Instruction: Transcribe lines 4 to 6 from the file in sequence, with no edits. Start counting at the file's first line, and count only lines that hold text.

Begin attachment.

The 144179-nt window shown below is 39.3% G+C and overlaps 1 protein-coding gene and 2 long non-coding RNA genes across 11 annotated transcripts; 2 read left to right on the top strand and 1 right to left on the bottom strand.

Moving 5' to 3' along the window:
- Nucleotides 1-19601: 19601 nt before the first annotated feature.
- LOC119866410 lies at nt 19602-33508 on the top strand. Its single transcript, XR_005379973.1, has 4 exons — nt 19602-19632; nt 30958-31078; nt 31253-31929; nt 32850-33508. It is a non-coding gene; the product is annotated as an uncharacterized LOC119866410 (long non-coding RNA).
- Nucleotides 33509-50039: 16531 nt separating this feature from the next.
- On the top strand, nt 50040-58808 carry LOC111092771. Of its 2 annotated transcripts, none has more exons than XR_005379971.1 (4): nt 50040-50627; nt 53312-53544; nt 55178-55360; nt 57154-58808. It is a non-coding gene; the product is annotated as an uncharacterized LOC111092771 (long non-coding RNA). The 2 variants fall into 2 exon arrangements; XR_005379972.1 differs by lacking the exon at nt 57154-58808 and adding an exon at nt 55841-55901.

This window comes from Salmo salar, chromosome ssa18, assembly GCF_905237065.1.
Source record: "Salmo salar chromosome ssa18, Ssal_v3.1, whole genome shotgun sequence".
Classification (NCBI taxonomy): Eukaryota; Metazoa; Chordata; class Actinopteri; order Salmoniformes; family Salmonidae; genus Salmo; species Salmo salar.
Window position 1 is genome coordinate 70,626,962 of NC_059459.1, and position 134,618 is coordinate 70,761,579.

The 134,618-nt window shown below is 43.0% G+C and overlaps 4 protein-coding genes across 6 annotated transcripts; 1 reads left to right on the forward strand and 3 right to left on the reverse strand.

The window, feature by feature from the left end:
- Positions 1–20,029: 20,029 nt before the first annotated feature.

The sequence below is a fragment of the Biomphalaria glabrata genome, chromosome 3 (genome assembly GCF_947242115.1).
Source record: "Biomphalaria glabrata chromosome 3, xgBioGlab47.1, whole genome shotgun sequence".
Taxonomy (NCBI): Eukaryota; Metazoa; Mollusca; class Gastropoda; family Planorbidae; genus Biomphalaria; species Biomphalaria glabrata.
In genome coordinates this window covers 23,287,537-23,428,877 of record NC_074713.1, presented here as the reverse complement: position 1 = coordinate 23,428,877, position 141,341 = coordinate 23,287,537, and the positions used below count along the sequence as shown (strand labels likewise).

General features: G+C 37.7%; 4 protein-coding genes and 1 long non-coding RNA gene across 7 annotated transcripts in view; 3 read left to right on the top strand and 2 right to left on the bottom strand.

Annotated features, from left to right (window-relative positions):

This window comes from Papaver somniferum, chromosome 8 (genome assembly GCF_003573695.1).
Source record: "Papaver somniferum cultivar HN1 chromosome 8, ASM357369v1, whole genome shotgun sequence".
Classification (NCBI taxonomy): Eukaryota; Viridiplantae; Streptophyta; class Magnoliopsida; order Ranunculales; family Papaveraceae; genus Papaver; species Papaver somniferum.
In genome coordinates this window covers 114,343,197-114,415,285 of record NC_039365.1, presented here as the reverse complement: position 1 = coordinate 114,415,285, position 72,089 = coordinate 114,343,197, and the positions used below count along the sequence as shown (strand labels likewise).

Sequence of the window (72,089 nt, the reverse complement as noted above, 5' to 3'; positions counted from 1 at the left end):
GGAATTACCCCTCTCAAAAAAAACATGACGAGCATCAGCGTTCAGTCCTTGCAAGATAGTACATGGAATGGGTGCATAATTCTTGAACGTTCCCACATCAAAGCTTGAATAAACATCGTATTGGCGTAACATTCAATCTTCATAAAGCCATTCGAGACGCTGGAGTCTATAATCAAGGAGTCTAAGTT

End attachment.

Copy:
- LOC119866410 lies at nt 19602-33508 on the top strand. Its single transcript, XR_005379973.1, has 4 exons — nt 19602-19632; nt 30958-31078; nt 31253-31929; nt 32850-33508. It is a non-coding gene; the product is annotated as an uncharacterized LOC119866410 (long non-coding RNA).
- Nucleotides 33509-50039: 16531 nt separating this feature from the next.
- On the top strand, nt 50040-58808 carry LOC111092771. Of its 2 annotated transcripts, none has more exons than XR_005379971.1 (4): nt 50040-50627; nt 53312-53544; nt 55178-55360; nt 57154-58808. It is a non-coding gene; the product is annotated as an uncharacterized LOC111092771 (long non-coding RNA). The 2 variants fall into 2 exon arrangements; XR_005379972.1 differs by lacking the exon at nt 57154-58808 and adding an exon at nt 55841-55901.